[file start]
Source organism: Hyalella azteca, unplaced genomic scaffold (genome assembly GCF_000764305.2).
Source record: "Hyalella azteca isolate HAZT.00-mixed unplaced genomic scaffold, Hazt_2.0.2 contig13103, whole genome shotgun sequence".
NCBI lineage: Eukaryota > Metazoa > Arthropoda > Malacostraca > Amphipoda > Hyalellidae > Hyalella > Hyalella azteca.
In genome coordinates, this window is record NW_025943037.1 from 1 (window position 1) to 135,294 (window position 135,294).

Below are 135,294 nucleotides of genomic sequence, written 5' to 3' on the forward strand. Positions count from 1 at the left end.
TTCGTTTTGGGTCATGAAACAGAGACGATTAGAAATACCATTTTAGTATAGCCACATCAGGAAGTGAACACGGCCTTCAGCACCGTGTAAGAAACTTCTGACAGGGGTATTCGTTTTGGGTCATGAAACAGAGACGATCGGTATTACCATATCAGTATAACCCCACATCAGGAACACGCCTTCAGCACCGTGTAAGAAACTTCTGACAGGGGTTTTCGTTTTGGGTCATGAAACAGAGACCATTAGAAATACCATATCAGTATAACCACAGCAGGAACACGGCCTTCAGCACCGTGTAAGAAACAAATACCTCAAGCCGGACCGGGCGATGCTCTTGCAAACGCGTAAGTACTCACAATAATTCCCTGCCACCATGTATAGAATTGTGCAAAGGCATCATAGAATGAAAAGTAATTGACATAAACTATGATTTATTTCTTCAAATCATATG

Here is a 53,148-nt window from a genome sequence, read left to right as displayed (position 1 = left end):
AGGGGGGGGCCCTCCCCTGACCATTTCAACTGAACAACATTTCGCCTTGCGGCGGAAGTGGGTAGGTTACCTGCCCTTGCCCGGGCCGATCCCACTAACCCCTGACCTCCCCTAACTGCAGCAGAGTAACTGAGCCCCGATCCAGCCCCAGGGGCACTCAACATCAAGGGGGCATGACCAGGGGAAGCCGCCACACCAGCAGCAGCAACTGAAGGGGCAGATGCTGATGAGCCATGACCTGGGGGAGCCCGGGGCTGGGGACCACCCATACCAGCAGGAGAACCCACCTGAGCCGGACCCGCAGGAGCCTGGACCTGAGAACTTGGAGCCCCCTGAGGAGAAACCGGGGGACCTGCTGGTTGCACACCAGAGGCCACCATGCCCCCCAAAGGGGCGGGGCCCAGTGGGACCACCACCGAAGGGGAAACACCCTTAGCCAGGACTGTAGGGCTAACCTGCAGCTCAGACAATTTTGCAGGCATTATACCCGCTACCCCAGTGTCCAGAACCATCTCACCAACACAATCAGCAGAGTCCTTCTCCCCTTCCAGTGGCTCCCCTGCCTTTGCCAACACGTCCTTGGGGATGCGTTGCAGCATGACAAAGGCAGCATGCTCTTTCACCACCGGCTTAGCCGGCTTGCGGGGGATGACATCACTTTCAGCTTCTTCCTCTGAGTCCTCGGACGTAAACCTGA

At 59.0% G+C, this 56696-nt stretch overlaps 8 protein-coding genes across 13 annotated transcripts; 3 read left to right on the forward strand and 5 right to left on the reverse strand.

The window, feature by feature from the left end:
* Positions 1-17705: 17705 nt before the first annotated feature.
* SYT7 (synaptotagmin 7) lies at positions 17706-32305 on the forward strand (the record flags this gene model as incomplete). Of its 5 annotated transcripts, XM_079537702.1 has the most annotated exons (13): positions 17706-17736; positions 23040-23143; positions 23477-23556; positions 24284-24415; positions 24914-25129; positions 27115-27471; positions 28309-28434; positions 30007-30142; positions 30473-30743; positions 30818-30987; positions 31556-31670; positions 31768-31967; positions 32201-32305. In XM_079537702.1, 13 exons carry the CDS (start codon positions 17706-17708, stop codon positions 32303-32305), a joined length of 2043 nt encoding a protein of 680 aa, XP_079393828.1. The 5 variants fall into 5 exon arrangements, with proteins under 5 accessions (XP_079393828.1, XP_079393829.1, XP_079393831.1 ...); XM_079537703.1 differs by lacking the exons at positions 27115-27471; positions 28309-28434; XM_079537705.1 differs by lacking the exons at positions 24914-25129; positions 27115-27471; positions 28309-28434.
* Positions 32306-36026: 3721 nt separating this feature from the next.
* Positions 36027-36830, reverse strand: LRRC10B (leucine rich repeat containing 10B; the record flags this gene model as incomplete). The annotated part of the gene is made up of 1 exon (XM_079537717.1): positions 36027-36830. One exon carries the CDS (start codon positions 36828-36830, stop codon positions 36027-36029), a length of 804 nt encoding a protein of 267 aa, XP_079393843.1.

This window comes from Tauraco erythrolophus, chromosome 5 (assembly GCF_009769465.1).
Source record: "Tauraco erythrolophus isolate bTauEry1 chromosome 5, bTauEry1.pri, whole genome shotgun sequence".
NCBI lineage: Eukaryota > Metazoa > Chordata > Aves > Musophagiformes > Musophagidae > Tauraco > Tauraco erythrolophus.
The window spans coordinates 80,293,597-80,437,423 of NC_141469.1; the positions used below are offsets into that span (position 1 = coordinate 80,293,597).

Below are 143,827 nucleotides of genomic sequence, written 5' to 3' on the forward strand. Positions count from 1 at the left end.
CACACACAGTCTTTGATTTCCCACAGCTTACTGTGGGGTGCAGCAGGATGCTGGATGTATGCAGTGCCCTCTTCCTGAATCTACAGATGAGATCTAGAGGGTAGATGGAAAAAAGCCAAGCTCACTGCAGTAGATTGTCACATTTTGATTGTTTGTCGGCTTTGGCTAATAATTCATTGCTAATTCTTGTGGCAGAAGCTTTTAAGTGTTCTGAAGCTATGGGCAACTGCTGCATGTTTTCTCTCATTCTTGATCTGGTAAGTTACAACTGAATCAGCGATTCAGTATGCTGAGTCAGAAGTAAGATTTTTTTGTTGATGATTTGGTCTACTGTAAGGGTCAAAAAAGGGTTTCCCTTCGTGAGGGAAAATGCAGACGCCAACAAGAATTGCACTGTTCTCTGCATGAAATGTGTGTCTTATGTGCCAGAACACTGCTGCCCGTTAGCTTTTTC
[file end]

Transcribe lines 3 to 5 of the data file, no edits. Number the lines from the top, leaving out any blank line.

NCBI lineage: Eukaryota > Metazoa > Arthropoda > Malacostraca > Amphipoda > Hyalellidae > Hyalella > Hyalella azteca.
In genome coordinates, this window is record NW_025943037.1 from 1 (window position 1) to 135,294 (window position 135,294).

Below are 135,294 nucleotides of genomic sequence, written 5' to 3' on the forward strand. Positions count from 1 at the left end.